Creating and Publishing NuGet Packages

NuGet is one of those tools that gets more and more important all the time. A while back, it was useful for adding small, specialized packages for particular projects. Nowadays, it’s fundamental – and going to be even more so when vNext is live. We all use it to add packages, but how difficult is it to create and publish our own packages? As it turns out, not very difficult at all.

I’d been meaning to turn my data annotation validator into a NuGet package for some time – and today, I finally did something about it. This is how you do it:

1. Get nuget.exe

Go to nuget.org or nuget.codeplex.com and download nuget.exe. Once you’ve got it, save it somewhere nice and easy because you’re going to need to….

2. Add it to the path

Right click on ‘computer’ in windows explorer, select ‘properties’ and then ‘advanced system settings’. Then click on ‘Environment Variables’ in the dialog.

In the Environment Variables dialog, find the Path variable and click Edit.

In the next dialog, add a semi-colon at the end and then put in the full path to nuget.exe (in my case that was c:\Nuget):

 

 

 

 

 

 

3. Create a Nuspec file.

This is a little XML config/specification file used in packaging, and you generate it from the command line. Open a command window, navigate to the folder where you have your Visual Studio project file and type in:

Nuget spec

This, of course, is why you wanted nuget in the path. Nuget.exe will now generate the XML file using your assembly settings, and placing default text where it doesn’t have info. Here’s a raw one:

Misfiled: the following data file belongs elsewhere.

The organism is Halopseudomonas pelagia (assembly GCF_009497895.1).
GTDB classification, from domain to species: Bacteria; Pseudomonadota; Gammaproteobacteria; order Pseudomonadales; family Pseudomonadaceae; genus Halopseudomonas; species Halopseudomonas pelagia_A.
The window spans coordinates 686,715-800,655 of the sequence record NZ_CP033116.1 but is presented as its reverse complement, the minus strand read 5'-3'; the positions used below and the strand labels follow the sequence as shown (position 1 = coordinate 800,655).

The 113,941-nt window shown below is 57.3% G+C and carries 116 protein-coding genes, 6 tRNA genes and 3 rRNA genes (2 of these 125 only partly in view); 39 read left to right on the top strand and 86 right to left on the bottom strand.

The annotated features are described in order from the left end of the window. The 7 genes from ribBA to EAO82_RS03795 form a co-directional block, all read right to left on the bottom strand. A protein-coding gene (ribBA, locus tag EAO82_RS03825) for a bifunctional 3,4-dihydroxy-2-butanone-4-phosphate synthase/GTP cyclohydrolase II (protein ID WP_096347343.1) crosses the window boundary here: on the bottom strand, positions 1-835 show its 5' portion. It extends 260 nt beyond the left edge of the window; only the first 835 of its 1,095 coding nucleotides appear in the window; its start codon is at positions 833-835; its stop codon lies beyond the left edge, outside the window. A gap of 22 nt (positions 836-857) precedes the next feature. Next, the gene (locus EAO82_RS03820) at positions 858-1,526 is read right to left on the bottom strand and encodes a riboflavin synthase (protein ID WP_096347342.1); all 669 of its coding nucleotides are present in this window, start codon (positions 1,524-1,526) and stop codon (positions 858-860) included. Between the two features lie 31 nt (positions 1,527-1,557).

And here’s one that’s been edited:

4. Pack it ready for publishing

This is again done using the command line, adding an argument to tell it to package the release version, not the default (which is probably debug). I’ve put brackets around the part that you would need to replace with your own package:

nuget pack [DataAnnotationValidator.csproj] -Prop Configuration=Release

The result is another file, this time with the extension nupkg.

5. Publish it to Nuget

That means first you have to go there and sign up – which is all very straight-forward. Once you’re signed up and you’ve clicked on the link in the confirmation email, you will have an API key on your profile page, and that allows you to publish your package. Get your key and then run the following in your command window:

nuget setApiKey [key from profile page]

That means you won’t have to put in your key every time. Now go to the Upload Package page and browse for your nupkg file:

 

It asks you to verify the details….

 

And then that’s it – your package is online and available for download.

 

I installed the package to test it, and the config file was updated….

 

the reference was added…..

 

and the dll was in the bin directory:

 

And that allowed me to add the control to the toolbox and use it as part of my project:

 

Obviously, there’s a lot more you can do with NuGet – like adding support for multiple frameworks – and I may well look at some of the options in a future post.

Kevin Rattan

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